14. Abe S, Ezaki O, Suzuki M. Medium-Chain Triglycerides in Combination with Leucine and Vitamin D Benefit Cognition in Frail Elderly Adults: A Randomized Controlled Trial. Journal of Nutritional Science and Vitaminology. 2017;63(2):133–40.

15. Fortier M, Castellano C-A, St-Pierre V, Myette-Côté É, Langlois F, Roy M, et al. A ketogenic drink improves cognition in mild cognitive impairment: Results of a 6-month RCT. Alzheimer’s & Dementia.n/a(n/a).

16. Avgerinos KI, Egan JM, Mattson MP, Kapogiannis D. Medium Chain Triglycerides induce mild ketosis and may improve cognition in Alzheimer’s disease. A systematic review and meta-analysis of human studies. Ageing Research Reviews. 2020;58:101001.

17. Telliez F, Bach V, Leke A, Chardon K, Libert J-P. Feeding behavior in neonates whose diet contained medium-chain triacylglycerols: short-term effects on thermoregulation and sleep. The American Journal of Clinical Nutrition. 2002;76(5):1091–5.

18. St-Onge M-P, Ross R, Parsons WD, Jones PJH. Medium-Chain Triglycerides Increase Energy Expenditure and Decrease Adiposity in Overweight Men. Obesity Research. 2003;11(3):395–402.

19. Tsuji H, Kasai M, Takeuchi H, Nakamura M, Okazaki M, Kondo K. Dietary Medium-Chain Triacylglycerols Suppress Accumulation of Body Fat in a Double-Blind, Controlled Trial in Healthy Men and Women. The Journal of Nutrition. 2001;131(11):2853–9.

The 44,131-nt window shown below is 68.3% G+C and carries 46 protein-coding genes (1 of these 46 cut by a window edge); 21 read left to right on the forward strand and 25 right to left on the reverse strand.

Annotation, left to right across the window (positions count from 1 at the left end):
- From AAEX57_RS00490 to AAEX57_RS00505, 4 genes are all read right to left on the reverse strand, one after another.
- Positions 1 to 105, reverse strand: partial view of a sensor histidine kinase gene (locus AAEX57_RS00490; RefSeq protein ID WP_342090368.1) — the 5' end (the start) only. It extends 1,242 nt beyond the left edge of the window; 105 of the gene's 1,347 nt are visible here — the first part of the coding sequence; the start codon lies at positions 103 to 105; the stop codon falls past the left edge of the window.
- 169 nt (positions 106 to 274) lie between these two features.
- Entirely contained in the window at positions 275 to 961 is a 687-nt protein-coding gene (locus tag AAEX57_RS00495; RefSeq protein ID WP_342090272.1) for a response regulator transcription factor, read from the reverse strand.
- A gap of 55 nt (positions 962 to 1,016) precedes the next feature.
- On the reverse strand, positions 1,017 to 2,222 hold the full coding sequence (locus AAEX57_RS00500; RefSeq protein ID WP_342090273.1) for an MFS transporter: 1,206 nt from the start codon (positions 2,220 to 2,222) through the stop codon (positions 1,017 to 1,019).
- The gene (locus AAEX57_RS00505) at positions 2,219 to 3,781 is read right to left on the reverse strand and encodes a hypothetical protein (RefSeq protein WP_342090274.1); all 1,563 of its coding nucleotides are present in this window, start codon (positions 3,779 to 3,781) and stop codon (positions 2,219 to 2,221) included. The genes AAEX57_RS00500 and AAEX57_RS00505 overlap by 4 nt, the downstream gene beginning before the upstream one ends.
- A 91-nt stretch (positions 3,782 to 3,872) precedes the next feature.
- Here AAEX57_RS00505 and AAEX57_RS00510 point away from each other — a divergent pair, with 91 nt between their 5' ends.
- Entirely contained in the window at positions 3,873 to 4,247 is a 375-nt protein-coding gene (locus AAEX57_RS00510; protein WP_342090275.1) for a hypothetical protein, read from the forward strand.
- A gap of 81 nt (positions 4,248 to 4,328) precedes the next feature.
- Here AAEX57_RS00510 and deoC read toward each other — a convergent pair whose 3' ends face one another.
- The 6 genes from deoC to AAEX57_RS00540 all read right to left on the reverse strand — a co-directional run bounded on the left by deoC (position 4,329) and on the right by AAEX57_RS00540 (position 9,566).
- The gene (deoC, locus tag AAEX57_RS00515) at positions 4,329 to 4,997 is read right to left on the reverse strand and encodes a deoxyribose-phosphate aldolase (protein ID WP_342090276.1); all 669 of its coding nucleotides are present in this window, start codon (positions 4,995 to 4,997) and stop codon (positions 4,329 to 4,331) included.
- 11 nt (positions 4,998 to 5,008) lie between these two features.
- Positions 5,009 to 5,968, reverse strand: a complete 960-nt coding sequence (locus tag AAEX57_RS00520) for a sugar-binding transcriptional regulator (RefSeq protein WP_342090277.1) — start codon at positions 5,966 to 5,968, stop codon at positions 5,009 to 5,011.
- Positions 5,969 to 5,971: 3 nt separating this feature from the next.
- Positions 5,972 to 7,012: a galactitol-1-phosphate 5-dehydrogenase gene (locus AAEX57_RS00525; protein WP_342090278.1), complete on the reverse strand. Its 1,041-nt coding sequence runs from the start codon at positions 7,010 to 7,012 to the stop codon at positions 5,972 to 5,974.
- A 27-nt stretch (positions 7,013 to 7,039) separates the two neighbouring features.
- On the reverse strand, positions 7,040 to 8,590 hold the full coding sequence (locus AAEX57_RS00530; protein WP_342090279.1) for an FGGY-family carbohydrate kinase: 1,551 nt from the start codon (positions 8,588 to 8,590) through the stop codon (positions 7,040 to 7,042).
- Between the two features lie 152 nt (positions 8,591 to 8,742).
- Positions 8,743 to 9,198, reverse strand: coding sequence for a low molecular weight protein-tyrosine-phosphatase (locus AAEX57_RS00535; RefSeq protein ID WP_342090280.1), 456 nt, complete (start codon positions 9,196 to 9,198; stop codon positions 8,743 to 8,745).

20. St-Onge M-P, Bosarge A. Weight-loss diet that includes consumption of medium-chain triacylglycerol oil leads to a greater rate of weight and fat mass loss than does olive oil. The American Journal of Clinical Nutrition. 2008;87(3):621–6.

21. Calabrese C, Myer S, Munson S, Turet P, Birdsall TC. A cross-over study of the effect of a single oral feeding of medium chain triglyceride oil vs. canola oil on post-ingestion plasma triglyceride levels in healthy men. Altern Med Rev. 1999;4(1):23–8.

22. Kasai M, Maki H, Nosaka N, Aoyama T, Ooyama K, Uto H, et al. Effect of Medium-chain Triglycerides on the Postprandial Triglyceride Concentration in Healthy Men. Bioscience, Biotechnology, and Biochemistry. 2003;67(1):46–53.

23. Nagao K, Yanagita T. Medium-chain fatty acids: Functional lipids for the prevention and treatment of the metabolic syndrome. Pharmacological Research. 2010;61(3):208–12.

24. Lundsgaard A-M, Fritzen AM, Sjøberg KA, Kleinert M, Richter EA, Kiens B. Small Amounts of Dietary Medium-Chain Fatty Acids Protect Against Insulin Resistance During Caloric Excess in Humans. Diabetes. 2021;70(1):91–8.

[i] High triglycerides are a key indicator heart disease and stroke risk and are one of the first markers that clinicians look to reduce.